The Machine Awakes – Making Connections to Bring Learning to Life

I have always been a math/science person.   In school, my electives generally reflected that.   I used them to squeeze in more math and science classes wherever I could.   The arts were a gaping hole in my education.   I have never taken an art class.   I  play the piano poorly.    It’s not that I don’t appreciate the arts.   I just never felt like I had any particular talent in that area so I didn’t really pursue them.   I had a fixed mindset with regard to the arts long before I knew what a fixed mindset was.    I’m trying to expand my thinking, and have been looking for ways to connect math to the arts.

A few months ago, I approached our band director about the possibility of creating a cross-curricular event focusing on machines.      The music department was “all in”.   The art teacher and a science teacher also agreed to be part of the event.

We held the event last night.    Here is a quick snapshot of the night.


As visitors arrived, they were able to peruse an exhibit of student work relating to machines in the lobby.   Tables displayed instruments created by band students.

Simple machines created by art students were also on display.


The exhibit also displayed roller coasters created by science students.


As visitors perused the exhibit, they were serenaded by various small ensembles from the band.

Video Game Expo

After seeing the exhibits in the lobby, visitors proceeded to the computer labs where they played student-created video games.   These were games that I had my students create in February as part of joint Math-Social Studies project.   For the project, students could work individually or with a partner to create a video game about one of the ancient civilizations about which they had learned in Social Studies.   The game had to include at least three levels:  one level focusing on the civilization’s geography, one level focusing on the civilization’s religion, and one level focusing on the civilization’s history.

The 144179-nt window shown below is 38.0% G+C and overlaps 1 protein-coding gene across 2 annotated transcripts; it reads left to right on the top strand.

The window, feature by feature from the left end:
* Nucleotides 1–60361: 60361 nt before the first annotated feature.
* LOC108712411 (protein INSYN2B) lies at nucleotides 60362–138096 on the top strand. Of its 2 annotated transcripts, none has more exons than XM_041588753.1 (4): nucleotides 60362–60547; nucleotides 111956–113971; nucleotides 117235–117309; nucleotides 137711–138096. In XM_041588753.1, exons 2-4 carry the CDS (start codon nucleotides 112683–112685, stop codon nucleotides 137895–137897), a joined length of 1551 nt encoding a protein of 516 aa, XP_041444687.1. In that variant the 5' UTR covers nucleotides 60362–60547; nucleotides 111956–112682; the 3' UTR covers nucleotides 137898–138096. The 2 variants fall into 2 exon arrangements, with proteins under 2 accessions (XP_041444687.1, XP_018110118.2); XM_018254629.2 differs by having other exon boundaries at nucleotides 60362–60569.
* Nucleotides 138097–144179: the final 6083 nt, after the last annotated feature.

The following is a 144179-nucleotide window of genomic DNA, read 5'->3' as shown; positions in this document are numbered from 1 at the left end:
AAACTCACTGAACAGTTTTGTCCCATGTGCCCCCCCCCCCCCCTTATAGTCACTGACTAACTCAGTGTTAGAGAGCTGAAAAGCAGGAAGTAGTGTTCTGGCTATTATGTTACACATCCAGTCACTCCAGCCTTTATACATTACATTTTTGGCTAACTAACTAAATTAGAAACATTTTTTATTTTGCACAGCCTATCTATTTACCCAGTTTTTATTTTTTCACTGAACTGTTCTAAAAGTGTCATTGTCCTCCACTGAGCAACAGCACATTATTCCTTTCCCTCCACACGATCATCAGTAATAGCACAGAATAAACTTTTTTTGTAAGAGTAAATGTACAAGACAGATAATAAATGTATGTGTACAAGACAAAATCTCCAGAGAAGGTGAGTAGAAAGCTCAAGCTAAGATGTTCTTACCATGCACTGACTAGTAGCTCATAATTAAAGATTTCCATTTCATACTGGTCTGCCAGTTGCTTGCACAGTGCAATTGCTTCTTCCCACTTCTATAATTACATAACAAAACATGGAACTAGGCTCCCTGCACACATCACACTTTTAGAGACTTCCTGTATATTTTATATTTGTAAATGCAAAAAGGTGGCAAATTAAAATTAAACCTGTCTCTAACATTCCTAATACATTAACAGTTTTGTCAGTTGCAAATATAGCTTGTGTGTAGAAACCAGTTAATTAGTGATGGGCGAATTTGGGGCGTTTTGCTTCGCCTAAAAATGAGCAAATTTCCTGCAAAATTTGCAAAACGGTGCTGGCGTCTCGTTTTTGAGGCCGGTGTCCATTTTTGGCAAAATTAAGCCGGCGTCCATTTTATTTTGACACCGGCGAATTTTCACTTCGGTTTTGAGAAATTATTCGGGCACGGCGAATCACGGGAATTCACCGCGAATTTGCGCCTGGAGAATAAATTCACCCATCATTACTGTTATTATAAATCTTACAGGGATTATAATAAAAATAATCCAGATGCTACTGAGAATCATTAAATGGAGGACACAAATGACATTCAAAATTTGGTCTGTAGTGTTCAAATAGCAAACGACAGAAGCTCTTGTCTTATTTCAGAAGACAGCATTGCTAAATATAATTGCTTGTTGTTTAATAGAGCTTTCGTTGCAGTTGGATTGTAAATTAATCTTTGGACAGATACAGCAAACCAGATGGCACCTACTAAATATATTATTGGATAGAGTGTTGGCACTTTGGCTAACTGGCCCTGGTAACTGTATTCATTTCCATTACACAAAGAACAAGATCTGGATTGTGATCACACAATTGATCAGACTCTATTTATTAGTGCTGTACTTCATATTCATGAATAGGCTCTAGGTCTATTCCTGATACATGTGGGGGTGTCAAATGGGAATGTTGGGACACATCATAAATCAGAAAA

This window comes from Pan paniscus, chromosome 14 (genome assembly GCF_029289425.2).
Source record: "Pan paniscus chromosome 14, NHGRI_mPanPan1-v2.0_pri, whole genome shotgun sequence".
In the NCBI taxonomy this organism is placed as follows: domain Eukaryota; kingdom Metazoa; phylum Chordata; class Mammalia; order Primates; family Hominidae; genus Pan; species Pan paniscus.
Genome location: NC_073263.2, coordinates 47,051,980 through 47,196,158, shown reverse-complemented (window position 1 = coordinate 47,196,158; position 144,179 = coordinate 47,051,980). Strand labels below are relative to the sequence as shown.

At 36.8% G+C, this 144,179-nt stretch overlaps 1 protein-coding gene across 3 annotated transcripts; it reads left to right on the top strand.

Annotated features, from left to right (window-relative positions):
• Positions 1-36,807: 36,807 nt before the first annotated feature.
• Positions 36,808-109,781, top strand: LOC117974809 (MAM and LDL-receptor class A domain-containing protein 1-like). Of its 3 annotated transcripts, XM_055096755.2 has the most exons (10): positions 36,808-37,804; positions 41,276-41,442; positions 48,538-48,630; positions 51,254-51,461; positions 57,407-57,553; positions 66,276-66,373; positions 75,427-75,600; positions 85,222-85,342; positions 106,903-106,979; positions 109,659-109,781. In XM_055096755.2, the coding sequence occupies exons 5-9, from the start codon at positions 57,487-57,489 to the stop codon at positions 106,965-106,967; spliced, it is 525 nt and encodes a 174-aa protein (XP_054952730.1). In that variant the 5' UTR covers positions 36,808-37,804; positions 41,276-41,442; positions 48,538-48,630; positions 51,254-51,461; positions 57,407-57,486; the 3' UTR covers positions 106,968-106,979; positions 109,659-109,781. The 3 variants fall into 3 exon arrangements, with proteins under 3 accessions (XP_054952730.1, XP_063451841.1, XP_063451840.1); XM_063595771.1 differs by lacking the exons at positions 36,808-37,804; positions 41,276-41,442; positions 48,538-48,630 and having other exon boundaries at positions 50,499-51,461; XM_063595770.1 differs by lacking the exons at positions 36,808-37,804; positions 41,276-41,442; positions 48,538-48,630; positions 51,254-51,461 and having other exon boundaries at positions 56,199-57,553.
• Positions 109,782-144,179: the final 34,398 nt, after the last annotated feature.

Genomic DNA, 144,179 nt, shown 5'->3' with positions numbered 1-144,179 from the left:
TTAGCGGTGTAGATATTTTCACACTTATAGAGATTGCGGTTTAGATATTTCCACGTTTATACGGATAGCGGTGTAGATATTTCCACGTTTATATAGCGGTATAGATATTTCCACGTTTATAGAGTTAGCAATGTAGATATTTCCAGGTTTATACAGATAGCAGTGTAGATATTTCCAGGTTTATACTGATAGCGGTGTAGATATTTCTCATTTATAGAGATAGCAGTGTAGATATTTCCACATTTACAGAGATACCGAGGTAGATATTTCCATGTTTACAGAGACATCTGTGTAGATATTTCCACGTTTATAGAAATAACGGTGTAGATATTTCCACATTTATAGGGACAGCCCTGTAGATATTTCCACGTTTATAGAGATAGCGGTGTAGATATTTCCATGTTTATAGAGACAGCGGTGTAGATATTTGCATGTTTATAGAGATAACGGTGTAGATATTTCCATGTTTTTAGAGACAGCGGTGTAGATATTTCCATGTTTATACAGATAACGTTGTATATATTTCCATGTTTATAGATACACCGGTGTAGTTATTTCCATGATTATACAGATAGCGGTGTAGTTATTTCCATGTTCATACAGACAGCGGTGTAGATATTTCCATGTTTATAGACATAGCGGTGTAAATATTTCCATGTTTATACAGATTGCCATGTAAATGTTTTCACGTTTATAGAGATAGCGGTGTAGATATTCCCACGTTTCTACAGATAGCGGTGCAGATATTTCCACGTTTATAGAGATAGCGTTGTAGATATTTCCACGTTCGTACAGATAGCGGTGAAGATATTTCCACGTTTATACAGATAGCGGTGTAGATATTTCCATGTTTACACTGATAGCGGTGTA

Motorized Toys

Visitors could then see demonstrations of student-created motorized toys.   These are toys that I have my students designing, building and testing as part of an engineering project.    This has been a way to introduce students to the engineering process, going from receipt of a Request for Proposal to a final written proposal and oral presentation before a panel of judges.     The project has allowed students to use math in very real ways as they have explored different gear ratios and calculated unit rates to determine if the toy was meeting the speed requirement specified in the RFP.



Finally, visitors attended the final band performance of the year.    Their focus piece for the evening was Machines Take Flight.


So would I do this again?   In a heartbeat.   The process was a great experience for students as they tied related ideas together in so many different ways.   It was also a great way to bring our community into our school.

From a strictly math perspective, I think this was incredibly valuable for my students.    They had to take an unframed problem and create a framework for solving it.   They had to apply the things they knew about ratios and rates in a real context.   Some of them had a hard time seeing how to do the ratios or the rates in such an open context.   Forcing them to do so, to figure out what to do and how to do it outside of a math problem was so good for them.   Giving girls the chance to build something real and figure out how to make it work was so powerful.   They went from hesitant to confident.   They will not be as hesitant the next time.




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